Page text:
The Look: It’s a Life Saver
A lot of cyclists get obsessed with high-visibility. Day-glo jackets, Scotchlite tape, more blinking LEDs than you can shake a stick at, and even changing the paint jobs on their bikes with stick-on patches.
But there are two other things that you can use to make yourself more visible - especially to drivers of car’s who’re thinking of pulling out of a junction at you:
We seem pretty much genetically programmed to lock onto another human’s gaze - and not just the eyes of your true love from across a crowded room. If you stare at someone, their brain will somehow lock onto this fact, and their gaze will be magnetically drawn to yours. Better still, the brain will actually be involved, firing off all sorts of “that’s another person” signals.
The trouble is, the default marketing for Cycling (note the capital C) in the UK still seems to be pitched at the level of cycling cyborg. Lycra, body armour, helmet, carbon or even kevlar-nomex components . . . and the most bad-ass shades money can buy.
So unless you’re a crime-fighting cyborg from the future, you’ll have problems making any sort of eye contact with drivers of cars. If it turns out that you are in fact that particular cyborg, then your gaze probably says something like, “Stay there. Do Not Advance Beyond The Stop Line. Or There Will Be Trouble“, and you can skip the rest of this post.
For the average Lycra’d-up, lidded, and shade-wearing road-racing wannabe, your gaze simply says, ” “.
That’s right - nothing.
Just take a look, at this photo mocked up in my office:
Any driver seeing this is going to recognise you for what you seem to be - more machine than man (or woman).
The best you can hope for is that by pointing your face directly at them, some small part of their brain will say, “Hey boss! I think that machine over there is staring at us. Should we kill it?”.
There is a small advantage to this though - you can appear to stare at the driver of a car that’s about to pull out on you, while at the same time, keeping your eyes on the road in front of you. Or that skirt / those pecs over there.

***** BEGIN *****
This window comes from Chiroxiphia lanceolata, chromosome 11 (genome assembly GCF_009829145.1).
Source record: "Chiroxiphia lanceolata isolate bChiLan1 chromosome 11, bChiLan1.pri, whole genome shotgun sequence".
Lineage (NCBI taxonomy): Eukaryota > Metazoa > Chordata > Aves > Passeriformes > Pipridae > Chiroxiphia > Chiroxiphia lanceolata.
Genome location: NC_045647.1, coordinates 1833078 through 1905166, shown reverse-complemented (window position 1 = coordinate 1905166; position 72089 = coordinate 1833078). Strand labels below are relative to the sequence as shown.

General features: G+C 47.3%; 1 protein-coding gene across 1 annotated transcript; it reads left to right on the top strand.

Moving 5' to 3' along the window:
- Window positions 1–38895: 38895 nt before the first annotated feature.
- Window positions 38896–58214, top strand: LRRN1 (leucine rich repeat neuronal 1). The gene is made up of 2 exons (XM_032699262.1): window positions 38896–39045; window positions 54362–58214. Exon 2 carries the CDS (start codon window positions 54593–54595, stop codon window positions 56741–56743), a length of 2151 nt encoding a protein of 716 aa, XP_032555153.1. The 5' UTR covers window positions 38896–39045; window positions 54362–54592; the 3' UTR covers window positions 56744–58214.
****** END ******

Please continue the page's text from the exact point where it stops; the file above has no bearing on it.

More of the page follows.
So let’s try it without the shades:
That’s a big improvement, isn’t it?
Although I do seem to have developed a strange sort of squint, not unlike the wise old Chinaman, Egg Shen from Big Trouble In Little China. I’m not sure if it’s a thing to worry about, or not. Maybe it’s time to visit my optician.
Anyway, the point is, that when a driver is faced with this, they’re going to think twice about pulling out in front of me. Their brain is forced to admit that this may in fact be a human being that’s approaching.
We can do even better than this though:
See, I’ve ditched the helmet (please, let’s not get into that again in the comments though), and I’m in the act of holding my glasses away from my face, so the driver’s left in no doubt that “Yes, I’m staring at you”.
But let’s hope they don’t realise that I’m actually short-sighted, so without the glasses, I’m not so much staring, as wondering what that vague car-like blur is up ahead.
Now I’m not suggesting that you should ride without holding the handlebars (so if you do, and subsequently fall off, don’t blame me) - this is merely to illustrate a point. The more heman-like, direct, and concentrated you can make your “I’ve seen you, and you know I’ve seen you” stare, the greater the chance that the driver will think twice about how safe it is to pull out of that junction.
One last point - there’s a flip side to this. If the driver never looks in your direction, so you cannot make eye contact, assume that they are about to pull out without looking. Take evasive action immediately!
**UPDATE** Following on from 2Wheels3Speed’s idea below, here’s an image from The Fat Cyclist for putting eyes on the back of your helmet. So drivers approaching from behind you will get the spooky feeling that you’re staring right at them:
- Type: Cycle
- Date: 01/08/2009
- Total Time: 1:43:00.00
- Calories: 1346
- Distance: 24 miles
- Average Speed: 13.98 mph